By Tim Carpenter, Kansas Reflector
TOPEKA — The Kansas Supreme Court released full opinions Tuesday of decisions affirming constitutionality of new congressional and legislative district maps for use in the 2022 elections that concluded reliance on partisanship to gerrymander district boundaries wasn’t prohibited.
Justice Caleb Stegall, writing for the majority in the congressional mapping case, said absence of standards in the Kansas Constitution or in Kansas statute limiting the Legislature’s use of political factors when crafting boundaries left the Supreme Court without a basis to reject work of state lawmakers.
“We can discern no judicially manageable standards by which to judge a claim that the Legislature relied too heavily on the otherwise lawful factor of partisanship when drawing district lines,” Stegall said in the 105-page opinion on the congressional map. “As such, the question presented is a political question and is nonjusticiable, at least until such a time as the Legislature or the people of Kansas choose to codify such a standard into law.”
In May, the Supreme Court released a notice reversing Wyandotte County District Court Judge Bill Klapper. He had found unconstitutional the congressional map splitting racially diverse Wyandotte County between the 2nd and 3rd Districts and moving liberal-leaning Lawrence to the rural 1st District. Klapper acted in response to three lawsuits challenging the congressional map on grounds of partisan and racial gerrymandering.
The state’s highest court let stand the “Ad Astra 2” congressional map drafted by Republican legislators and adopted over Democratic Gov. Laura Kelly’s veto.
That GOP map contained in Senate Bill 355 was designed to undermine reelection prospects of U.S. Rep. Sharice Davids, the lone Democrat in the state’s federal delegation.
Stegall said the Kansas Supreme Court was guided on equal-protection claims by the 14th Amendment of the U.S. Constitution — a point that alarmed Justice Eric Rosen in a dissent.
Stegall’s closing comment in his congressional opinion said legal errors permeating the district court’s decision, which was based on the plaintiffs’ untested basket of novel claims, required the Supreme Court to reverse the lower court.
“The manner in which plaintiffs chose to litigate this case — and the district court’s willingness to follow them down the primrose path — has a great deal to do with our decision,” Stegall wrote. “Plaintiffs put their proverbial eggs in an uncertain and untested basket of novel state-based claims, hoping to discover that the Kansas Constitution would prove amenable. But the constitutional text and our longstanding historical precedent foreclose those claims.”
Justice Rosen’s dissent in the congressional map case was based on a belief the dominant Kansas Republican Party in the Legislature reapportioned districts to dilute or eliminate voting rights of racial minorities and to “propel this state’s national political power toward a monolithic single-party system.”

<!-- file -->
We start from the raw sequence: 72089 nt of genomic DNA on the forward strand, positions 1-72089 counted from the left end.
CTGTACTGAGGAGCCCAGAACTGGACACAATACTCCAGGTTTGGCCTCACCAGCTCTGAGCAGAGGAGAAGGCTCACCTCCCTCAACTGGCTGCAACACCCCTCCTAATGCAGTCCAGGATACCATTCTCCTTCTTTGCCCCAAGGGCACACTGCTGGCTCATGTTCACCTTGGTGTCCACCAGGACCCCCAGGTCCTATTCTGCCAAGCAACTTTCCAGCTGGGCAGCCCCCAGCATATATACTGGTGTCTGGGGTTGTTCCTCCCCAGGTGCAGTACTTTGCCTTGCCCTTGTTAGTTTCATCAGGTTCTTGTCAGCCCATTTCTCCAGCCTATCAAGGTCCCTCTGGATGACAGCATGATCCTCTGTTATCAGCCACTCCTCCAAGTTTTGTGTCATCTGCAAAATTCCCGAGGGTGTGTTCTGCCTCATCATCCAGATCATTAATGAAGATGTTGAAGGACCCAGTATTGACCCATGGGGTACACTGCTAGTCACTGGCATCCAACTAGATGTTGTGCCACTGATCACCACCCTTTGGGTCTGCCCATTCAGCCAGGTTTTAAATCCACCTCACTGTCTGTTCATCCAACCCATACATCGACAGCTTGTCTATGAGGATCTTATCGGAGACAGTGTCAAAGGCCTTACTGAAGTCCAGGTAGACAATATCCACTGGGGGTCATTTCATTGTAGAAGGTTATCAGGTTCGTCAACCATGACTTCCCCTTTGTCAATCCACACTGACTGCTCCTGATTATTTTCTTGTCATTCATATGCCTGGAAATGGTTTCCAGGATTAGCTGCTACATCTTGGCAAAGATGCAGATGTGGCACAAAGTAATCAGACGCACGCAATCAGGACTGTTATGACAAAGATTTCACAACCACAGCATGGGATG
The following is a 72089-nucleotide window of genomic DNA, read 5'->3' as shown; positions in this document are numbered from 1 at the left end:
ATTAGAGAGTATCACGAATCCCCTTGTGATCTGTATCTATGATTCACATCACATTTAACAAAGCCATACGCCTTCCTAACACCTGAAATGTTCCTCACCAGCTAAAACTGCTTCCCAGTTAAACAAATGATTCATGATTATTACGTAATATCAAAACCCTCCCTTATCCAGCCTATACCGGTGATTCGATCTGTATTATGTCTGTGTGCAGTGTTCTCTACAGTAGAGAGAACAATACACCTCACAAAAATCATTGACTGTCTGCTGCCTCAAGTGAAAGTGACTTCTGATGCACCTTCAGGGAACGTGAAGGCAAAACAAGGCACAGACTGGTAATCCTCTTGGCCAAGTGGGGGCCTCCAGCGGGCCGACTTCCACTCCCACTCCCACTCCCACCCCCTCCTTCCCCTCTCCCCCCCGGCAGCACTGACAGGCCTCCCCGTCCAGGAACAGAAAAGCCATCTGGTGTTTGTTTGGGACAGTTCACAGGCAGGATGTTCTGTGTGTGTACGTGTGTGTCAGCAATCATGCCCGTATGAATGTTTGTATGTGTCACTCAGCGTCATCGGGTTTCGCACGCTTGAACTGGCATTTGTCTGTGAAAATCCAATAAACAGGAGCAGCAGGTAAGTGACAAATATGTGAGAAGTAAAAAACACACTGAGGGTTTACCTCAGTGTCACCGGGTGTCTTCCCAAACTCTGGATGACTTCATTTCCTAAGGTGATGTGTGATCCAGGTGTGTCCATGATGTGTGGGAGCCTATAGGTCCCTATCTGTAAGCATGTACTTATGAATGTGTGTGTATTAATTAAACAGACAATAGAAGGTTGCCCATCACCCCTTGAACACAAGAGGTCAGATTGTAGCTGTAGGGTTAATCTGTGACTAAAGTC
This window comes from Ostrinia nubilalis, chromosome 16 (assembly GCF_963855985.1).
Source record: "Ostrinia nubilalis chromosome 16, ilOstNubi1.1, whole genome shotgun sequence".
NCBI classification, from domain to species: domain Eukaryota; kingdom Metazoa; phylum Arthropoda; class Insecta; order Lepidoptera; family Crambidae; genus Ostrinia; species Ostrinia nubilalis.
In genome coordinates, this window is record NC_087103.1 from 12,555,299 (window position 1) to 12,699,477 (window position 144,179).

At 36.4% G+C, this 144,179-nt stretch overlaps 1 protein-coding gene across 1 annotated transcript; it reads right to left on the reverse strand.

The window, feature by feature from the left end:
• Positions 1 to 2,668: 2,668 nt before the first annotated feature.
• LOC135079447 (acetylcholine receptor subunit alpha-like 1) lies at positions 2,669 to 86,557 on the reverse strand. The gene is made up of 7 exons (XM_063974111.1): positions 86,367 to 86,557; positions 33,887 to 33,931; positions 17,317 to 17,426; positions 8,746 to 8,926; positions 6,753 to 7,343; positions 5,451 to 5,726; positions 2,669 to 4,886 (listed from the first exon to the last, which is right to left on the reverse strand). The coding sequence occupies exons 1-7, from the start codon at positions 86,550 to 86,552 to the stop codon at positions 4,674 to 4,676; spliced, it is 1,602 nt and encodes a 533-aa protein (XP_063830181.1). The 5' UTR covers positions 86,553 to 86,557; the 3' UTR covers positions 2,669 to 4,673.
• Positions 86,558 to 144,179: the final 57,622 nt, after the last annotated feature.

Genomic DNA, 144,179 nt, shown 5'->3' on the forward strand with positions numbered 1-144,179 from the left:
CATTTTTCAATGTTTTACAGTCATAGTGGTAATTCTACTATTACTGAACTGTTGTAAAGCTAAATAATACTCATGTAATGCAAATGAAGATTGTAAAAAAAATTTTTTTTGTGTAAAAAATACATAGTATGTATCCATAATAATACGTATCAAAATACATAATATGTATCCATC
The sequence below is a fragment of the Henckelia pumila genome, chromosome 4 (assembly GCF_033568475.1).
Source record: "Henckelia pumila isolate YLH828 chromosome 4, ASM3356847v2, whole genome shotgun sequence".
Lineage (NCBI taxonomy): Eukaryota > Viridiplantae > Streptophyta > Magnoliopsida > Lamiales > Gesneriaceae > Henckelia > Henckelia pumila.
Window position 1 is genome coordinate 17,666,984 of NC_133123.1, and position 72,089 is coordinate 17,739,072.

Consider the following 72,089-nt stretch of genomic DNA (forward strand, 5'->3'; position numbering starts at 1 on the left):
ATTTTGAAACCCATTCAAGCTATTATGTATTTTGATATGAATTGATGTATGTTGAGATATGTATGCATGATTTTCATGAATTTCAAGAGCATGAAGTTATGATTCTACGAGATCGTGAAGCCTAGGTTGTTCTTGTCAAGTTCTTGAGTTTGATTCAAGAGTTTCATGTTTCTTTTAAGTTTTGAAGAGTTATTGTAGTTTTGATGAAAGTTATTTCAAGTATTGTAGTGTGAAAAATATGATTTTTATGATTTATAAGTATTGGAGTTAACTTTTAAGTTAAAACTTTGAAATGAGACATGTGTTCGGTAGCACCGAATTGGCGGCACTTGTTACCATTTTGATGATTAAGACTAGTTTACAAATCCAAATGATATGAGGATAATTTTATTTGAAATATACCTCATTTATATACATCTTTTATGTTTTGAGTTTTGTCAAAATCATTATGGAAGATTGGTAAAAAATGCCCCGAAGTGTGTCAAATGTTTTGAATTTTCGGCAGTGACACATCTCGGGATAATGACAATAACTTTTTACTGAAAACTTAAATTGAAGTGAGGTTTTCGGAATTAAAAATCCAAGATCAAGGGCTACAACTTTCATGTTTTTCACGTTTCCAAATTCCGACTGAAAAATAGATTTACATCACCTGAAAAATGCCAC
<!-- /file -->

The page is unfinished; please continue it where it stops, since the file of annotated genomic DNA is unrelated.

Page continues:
“The majority of our court today gives its stamp of approval to this assault on the democratic system and the constitutional backbone of our democracy,” said Rosen, who was appointed by Democratic Gov. Kathleen Sebelius. “Because I cannot countenance the subversion of the democratic process to create a one-party system of government in this state and to suppress the collective voice of tens of thousands of voters, I dissent.”
Rosen said the Supreme Court majority turned a blind eye to a full-scale assault on democracy in Kansas and “blithely ignores the plain language of this state’s Constitution” to provide equal protection to citizens of the state. He said he was fervently opposed to the majority’s “jenga-style analysis” linking equal protection guarantees in Section 2 of the Kansas Constitution’s Bill of Rights to the federal Constitution.
“With these few taps on a keyboard, the majority denies Kansans the very thing our founders envisioned: A people’s government that fervently guards the people’s equal benefit from and access to the law — regardless of what the narrower-in-scope central power has to say about it,” Rosen wrote.
He wrote that it was unjust for the Supreme Court’s majority to sidestep injustices that included creation of a map with noncompact and irregularly shaped districts, unnecessarily split cities and counties, and division of communities of interest.
“So, what should be the appropriate judicial response when state action appears to cross constitutional boundaries and the government’s excuses are lame?” wrote Biles, a Sebelius appointee. “Retreat is not the answer. Courts must intervene because a desire to harm politically disfavored groups is not a legitimate government interest and our duty is to the Constitution.”
Biles’ dissent was joined by Justices Rosen and Melissa Standridge, who was appointed by Kelly.
Meanwhile, the state Supreme Court also affirmed constitutionality of the map outlining districts of the Kansas House and Kansas Senate.
In the analysis published Tuesday, Stegall wrote in a 15-page opinion the Legislature’s recasting of the 125 House and 40 Senate districts was “not a perfect plan,” because no “district reapportionment plan ever is.”
He said contents of Senate Bill 563, which applied 2020 Census figures to the remapping task, did comply with the Kansas Constitution as well as state and federal law.
“The Legislature used the procedure required by the Kansas Constitution to pass the bill,” said Stegall, an appointee of GOP Gov. Sam Brownback. “The legislative maps contained in Sub. SB 563 also satisfy the constitutional requirement of one person, one vote; they are not discriminatory; they satisfy the requirements of the Voting Rights Act; and they raise no additional constitutional concerns.”